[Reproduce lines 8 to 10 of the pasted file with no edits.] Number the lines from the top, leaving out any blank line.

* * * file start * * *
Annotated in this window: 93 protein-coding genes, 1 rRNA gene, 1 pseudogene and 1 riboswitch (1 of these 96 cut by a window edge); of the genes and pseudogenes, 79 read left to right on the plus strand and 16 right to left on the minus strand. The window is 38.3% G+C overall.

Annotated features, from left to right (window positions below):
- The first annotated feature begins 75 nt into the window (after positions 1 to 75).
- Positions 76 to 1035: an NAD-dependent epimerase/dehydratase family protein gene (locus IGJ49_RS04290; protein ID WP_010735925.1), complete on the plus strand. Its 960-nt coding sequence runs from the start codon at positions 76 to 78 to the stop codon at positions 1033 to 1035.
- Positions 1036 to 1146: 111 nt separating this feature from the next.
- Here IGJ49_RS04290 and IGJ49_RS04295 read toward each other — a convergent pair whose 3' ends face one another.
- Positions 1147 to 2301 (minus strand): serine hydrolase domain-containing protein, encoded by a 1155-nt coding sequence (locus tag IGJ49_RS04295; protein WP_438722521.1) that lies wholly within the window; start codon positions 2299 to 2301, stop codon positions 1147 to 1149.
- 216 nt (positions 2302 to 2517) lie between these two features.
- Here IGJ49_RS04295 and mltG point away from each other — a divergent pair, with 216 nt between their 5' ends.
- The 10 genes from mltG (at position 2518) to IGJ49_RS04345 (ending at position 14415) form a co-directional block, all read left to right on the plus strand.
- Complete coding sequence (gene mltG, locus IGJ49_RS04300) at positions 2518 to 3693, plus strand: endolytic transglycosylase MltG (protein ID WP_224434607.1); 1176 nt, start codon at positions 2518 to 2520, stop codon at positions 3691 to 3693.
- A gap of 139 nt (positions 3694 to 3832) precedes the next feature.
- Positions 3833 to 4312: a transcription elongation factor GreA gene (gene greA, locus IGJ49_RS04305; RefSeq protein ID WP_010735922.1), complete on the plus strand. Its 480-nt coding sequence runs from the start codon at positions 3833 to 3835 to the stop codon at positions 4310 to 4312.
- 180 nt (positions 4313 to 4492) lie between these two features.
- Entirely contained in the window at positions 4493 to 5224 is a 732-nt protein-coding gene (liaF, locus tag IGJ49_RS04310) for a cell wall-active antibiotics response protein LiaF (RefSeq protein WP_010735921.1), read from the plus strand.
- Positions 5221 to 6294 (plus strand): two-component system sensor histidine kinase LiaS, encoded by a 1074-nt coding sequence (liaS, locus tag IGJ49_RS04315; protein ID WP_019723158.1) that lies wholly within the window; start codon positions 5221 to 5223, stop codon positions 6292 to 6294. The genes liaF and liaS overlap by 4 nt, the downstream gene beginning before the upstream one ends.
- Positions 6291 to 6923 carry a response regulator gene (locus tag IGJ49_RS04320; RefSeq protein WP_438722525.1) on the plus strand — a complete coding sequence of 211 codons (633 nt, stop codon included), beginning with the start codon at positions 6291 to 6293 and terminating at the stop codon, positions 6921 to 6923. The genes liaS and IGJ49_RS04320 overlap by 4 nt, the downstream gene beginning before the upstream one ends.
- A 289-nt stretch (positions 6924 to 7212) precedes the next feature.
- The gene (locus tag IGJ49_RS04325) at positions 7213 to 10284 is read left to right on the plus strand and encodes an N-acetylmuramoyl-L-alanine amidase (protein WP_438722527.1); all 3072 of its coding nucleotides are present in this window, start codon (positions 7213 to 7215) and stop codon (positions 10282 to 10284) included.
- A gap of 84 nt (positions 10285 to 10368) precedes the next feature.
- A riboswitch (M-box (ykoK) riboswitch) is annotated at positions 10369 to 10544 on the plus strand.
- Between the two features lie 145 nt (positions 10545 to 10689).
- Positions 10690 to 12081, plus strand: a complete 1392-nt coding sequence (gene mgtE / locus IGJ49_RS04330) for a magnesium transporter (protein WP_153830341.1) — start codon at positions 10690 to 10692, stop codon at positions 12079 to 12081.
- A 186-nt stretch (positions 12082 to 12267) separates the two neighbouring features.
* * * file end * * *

- 216 nt (positions 2302 to 2517) lie between these two features.
- Here IGJ49_RS04295 and mltG point away from each other — a divergent pair, with 216 nt between their 5' ends.
- The 10 genes from mltG (at position 2518) to IGJ49_RS04345 (ending at position 14415) form a co-directional block, all read left to right on the plus strand.